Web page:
[Edit: Which is a great shame because they cover the whole country at perfect cycle touring scale.]

ChrisF
Posts: 440
Joined: 22 Mar 2014, 7:34pm

Re: Sustrans no good for touring

Postby ChrisF » 30 Jun 2020, 4:43pm

My issue with Sustrans routes is that they often try to do two contradictory things at the same time, and as a result aren't nearly as useful as they could be. Within towns, they seem to be designed to help local people with commuting, e.g. to schools. In the countryside they are clearly more suited to touring. So what often happens (if you are touring) is that you are taken round all the back streets and local estates of a town (often bypassing the high street where you may want to get a coffee!) which not only wastes time but doesn't show you the best of a town or city (Chard, Dorset is a good example )
chard.jpg
chard.jpg (55.76 KiB) Viewed 156 times

In the countryside the routes are often wonderful but (as has been mentioneed above) often degrade into muddy bridleways, no good if you're in a hurry before dark etc.
Chris F, Cornwall

Traction_man
Posts: 13
Joined: 10 Jan 2020, 5:30pm
Location: Bangor NI

Re: Sustrans no good for touring

Postby Traction_man » 30 Jun 2020, 5:03pm

roubaixtuesday wrote:The Sustrans maps are utterly pants too.

Flimsy, all roads white so very hard to see if major or minor road, no distinction between very rough offroad and smooth tarmac, routes overprinted so as to totally obscure the classification etc.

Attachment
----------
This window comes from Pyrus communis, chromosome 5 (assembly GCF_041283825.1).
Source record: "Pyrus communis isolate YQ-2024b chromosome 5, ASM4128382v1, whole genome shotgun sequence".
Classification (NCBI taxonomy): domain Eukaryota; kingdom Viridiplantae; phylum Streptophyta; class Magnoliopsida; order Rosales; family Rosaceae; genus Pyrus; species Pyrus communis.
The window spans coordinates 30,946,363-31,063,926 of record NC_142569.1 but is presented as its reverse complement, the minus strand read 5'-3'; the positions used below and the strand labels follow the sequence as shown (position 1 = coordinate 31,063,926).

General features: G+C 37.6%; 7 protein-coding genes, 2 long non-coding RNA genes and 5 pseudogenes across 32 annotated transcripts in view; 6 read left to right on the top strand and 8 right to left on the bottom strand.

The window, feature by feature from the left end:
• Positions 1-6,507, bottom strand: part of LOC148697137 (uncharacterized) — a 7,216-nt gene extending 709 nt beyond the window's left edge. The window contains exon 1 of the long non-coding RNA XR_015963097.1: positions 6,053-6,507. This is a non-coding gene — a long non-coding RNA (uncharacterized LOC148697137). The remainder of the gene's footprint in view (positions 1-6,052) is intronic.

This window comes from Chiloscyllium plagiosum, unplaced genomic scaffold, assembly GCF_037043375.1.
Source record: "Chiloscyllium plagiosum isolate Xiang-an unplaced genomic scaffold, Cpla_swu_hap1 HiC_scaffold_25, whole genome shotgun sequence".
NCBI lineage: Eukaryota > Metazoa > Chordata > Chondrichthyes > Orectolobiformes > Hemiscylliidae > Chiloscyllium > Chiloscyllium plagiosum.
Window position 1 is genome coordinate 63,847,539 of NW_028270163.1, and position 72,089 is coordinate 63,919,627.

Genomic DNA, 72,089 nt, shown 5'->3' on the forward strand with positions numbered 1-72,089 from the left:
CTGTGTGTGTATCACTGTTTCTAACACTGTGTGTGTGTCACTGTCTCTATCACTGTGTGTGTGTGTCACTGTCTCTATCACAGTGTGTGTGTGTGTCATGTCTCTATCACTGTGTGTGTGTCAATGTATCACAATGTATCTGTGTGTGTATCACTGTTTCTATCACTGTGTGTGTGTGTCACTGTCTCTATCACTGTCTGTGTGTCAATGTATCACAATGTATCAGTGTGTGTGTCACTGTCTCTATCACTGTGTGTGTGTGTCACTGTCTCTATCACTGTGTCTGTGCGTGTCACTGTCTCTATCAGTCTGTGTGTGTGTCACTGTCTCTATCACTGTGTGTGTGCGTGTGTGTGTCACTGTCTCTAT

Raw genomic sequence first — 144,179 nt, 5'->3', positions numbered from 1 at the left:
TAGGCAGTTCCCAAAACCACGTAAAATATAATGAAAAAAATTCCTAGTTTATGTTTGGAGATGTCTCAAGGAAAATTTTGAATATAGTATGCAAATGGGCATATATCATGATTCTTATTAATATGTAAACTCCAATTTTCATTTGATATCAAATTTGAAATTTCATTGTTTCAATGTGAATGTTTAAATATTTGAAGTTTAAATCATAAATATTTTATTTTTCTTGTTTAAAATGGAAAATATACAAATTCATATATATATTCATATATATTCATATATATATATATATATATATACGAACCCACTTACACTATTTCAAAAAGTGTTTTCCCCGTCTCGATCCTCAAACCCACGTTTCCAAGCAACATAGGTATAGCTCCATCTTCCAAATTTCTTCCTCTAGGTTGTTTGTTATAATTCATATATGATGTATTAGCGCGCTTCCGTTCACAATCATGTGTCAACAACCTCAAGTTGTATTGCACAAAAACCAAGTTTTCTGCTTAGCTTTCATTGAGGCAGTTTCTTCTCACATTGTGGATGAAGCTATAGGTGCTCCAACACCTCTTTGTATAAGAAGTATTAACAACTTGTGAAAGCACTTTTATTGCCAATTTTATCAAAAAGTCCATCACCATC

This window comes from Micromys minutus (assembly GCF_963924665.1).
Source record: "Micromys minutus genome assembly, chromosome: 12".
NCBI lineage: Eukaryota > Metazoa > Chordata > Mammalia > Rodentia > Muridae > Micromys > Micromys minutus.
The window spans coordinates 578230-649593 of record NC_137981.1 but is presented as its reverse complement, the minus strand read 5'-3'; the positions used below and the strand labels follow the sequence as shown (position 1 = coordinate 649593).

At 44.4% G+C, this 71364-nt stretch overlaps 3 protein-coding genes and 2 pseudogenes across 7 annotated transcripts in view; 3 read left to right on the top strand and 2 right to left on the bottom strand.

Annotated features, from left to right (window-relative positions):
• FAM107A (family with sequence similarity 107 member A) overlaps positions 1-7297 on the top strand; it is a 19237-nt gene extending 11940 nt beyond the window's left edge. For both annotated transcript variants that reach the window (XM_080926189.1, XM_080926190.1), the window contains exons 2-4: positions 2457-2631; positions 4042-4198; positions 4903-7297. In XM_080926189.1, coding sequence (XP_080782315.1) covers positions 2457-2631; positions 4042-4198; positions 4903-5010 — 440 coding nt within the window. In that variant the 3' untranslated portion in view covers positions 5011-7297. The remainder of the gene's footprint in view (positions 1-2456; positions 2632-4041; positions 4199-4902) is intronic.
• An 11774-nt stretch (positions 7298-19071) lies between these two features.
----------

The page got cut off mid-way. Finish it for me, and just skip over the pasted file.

[Edit: Which is a great shame because they cover the whole country at perfect cycle touring scale.]


laying the sheet out on the kitchen table, I like the Sustrans maps for getting a sense of the 'lie of the land', and route-planning, because their scale is good for this, but use the OS 1:50k maps for actually checking the roads / lanes on these to get the detail for particular routes and for navigating on the ground.

cheers,

Keith

Oldjohnw
Posts: 4499
Joined: 16 Oct 2018, 4:23am
Location: Northumberland

Re: Sustrans no good for touring

Postby Oldjohnw » 30 Jun 2020, 5:29pm

They are perfectly clear on the OS maps. And they show terraine as well.
John

Jon Lucas
Posts: 298
Joined: 6 Mar 2009, 6:02pm

Re: Sustrans no good for touring

Postby Jon Lucas » 30 Jun 2020, 5:44pm